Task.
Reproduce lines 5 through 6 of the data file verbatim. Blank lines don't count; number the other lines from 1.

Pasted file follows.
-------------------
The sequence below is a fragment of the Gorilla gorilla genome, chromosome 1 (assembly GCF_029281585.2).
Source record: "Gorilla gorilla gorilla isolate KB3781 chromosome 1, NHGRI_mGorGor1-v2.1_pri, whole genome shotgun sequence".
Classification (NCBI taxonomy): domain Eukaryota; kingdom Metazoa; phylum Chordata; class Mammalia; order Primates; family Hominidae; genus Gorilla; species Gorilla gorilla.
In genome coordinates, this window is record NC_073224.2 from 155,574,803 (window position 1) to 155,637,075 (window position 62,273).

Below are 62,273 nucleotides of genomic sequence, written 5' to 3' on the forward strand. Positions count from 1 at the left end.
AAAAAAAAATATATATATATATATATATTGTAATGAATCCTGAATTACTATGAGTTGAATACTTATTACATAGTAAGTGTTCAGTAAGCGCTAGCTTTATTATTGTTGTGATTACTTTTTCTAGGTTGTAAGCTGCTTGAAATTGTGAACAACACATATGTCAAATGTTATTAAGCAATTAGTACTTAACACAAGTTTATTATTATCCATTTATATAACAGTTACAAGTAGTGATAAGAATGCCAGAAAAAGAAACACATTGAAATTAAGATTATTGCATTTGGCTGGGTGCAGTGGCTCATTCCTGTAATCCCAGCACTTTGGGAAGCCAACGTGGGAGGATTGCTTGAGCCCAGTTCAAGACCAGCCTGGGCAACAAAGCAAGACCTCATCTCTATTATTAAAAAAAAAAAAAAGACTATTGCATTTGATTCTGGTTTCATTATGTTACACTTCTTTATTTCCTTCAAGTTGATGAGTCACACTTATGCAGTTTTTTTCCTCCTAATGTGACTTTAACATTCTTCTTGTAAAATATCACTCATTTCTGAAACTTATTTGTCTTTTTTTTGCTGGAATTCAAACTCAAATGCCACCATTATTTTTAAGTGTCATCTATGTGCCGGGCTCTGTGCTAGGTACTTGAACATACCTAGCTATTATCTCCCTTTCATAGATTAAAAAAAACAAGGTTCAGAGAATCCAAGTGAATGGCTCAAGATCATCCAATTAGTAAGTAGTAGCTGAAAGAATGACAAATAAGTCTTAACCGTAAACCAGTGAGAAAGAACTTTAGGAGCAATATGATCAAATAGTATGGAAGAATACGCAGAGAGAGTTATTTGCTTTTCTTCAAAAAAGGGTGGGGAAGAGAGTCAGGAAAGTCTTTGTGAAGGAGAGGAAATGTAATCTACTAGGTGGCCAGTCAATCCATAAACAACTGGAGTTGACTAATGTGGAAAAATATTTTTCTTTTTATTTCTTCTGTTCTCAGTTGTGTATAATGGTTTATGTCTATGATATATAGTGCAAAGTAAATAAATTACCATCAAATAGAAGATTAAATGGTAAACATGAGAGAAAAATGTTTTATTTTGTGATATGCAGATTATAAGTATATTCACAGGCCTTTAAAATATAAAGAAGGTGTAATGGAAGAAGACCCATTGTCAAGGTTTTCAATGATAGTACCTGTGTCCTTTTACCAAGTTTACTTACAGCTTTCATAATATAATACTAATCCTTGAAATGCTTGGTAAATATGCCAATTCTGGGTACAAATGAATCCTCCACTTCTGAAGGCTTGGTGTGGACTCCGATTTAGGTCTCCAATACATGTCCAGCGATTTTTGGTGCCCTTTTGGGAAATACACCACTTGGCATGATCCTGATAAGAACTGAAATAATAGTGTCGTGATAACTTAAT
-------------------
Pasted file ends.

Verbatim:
Below are 62,273 nucleotides of genomic sequence, written 5' to 3' on the forward strand. Positions count from 1 at the left end.
AAAAAAAAATATATATATATATATATATTGTAATGAATCCTGAATTACTATGAGTTGAATACTTATTACATAGTAAGTGTTCAGTAAGCGCTAGCTTTATTATTGTTGTGATTACTTTTTCTAGGTTGTAAGCTGCTTGAAATTGTGAACAACACATATGTCAAATGTTATTAAGCAATTAGTACTTAACACAAGTTTATTATTATCCATTTATATAACAGTTACAAGTAGTGATAAGAATGCCAGAAAAAGAAACACATTGAAATTAAGATTATTGCATTTGGCTGGGTGCAGTGGCTCATTCCTGTAATCCCAGCACTTTGGGAAGCCAACGTGGGAGGATTGCTTGAGCCCAGTTCAAGACCAGCCTGGGCAACAAAGCAAGACCTCATCTCTATTATTAAAAAAAAAAAAAAGACTATTGCATTTGATTCTGGTTTCATTATGTTACACTTCTTTATTTCCTTCAAGTTGATGAGTCACACTTATGCAGTTTTTTTCCTCCTAATGTGACTTTAACATTCTTCTTGTAAAATATCACTCATTTCTGAAACTTATTTGTCTTTTTTTTGCTGGAATTCAAACTCAAATGCCACCATTATTTTTAAGTGTCATCTATGTGCCGGGCTCTGTGCTAGGTACTTGAACATACCTAGCTATTATCTCCCTTTCATAGATTAAAAAAAACAAGGTTCAGAGAATCCAAGTGAATGGCTCAAGATCATCCAATTAGTAAGTAGTAGCTGAAAGAATGACAAATAAGTCTTAACCGTAAACCAGTGAGAAAGAACTTTAGGAGCAATATGATCAAATAGTATGGAAGAATACGCAGAGAGAGTTATTTGCTTTTCTTCAAAAAAGGGTGGGGAAGAGAGTCAGGAAAGTCTTTGTGAAGGAGAGGAAATGTAATCTACTAGGTGGCCAGTCAATCCATAAACAACTGGAGTTGACTAATGTGGAAAAATATTTTTCTTTTTATTTCTTCTGTTCTCAGTTGTGTATAATGGTTTATGTCTATGATATATAGTGCAAAGTAAATAAATTACCATCAAATAGAAGATTAAATGGTAAACATGAGAGAAAAATGTTTTATTTTGTGATATGCAGATTATAAGTATATTCACAGGCCTTTAAAATATAAAGAAGGTGTAATGGAAGAAGACCCATTGTCAAGGTTTTCAATGATAGTACCTGTGTCCTTTTACCAAGTTTACTTACAGCTTTCATAATATAATACTAATCCTTGAAATGCTTGGTAAATATGCCAATTCTGGGTACAAATGAATCCTCCACTTCTGAAGGCTTGGTGTGGACTCCGATTTAGGTCTCCAATACATGTCCAGCGATTTTTGGTGCCCTTTTGGGAAATACACCACTTGGCATGATCCTGATAAGAACTGAAATAATAGTGTCGTGATAACTTAAT